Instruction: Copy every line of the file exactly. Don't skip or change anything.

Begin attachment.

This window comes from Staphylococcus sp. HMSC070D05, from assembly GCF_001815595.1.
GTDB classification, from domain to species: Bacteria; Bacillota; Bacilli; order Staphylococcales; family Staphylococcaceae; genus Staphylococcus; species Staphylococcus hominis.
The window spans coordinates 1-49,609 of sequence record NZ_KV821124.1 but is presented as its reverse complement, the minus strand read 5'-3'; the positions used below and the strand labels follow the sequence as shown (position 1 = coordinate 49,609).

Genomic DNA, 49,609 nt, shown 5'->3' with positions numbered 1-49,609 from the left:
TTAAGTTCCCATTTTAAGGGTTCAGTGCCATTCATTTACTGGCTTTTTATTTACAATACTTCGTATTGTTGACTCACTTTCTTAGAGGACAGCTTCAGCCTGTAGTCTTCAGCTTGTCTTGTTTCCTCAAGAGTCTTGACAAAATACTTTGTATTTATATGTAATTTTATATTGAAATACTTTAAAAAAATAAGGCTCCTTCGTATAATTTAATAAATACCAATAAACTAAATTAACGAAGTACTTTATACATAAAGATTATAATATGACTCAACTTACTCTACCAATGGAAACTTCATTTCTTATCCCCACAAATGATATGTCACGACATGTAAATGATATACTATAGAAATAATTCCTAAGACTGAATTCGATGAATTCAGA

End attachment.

This window comes from Staphylococcus sp. HMSC070D05, from assembly GCF_001815595.1.
GTDB classification, from domain to species: Bacteria; Bacillota; Bacilli; order Staphylococcales; family Staphylococcaceae; genus Staphylococcus; species Staphylococcus hominis.
The window spans coordinates 1-49,609 of sequence record NZ_KV821124.1 but is presented as its reverse complement, the minus strand read 5'-3'; the positions used below and the strand labels follow the sequence as shown (position 1 = coordinate 49,609).

Genomic DNA, 49,609 nt, shown 5'->3' with positions numbered 1-49,609 from the left:
TTAAGTTCCCATTTTAAGGGTTCAGTGCCATTCATTTACTGGCTTTTTATTTACAATACTTCGTATTGTTGACTCACTTTCTTAGAGGACAGCTTCAGCCTGTAGTCTTCAGCTTGTCTTGTTTCCTCAAGAGTCTTGACAAAATACTTTGTATTTATATGTAATTTTATATTGAAATACTTTAAAAAAATAAGGCTCCTTCGTATAATTTAATAAATACCAATAAACTAAATTAACGAAGTACTTTATACATAAAGATTATAATATGACTCAACTTACTCTACCAATGGAAACTTCATTTCTTATCCCCACAAATGATATGTCACGACATGTAAATGATATACTATAGAAATAATTCCTAAGACTGAATTCGATGAATTCAGA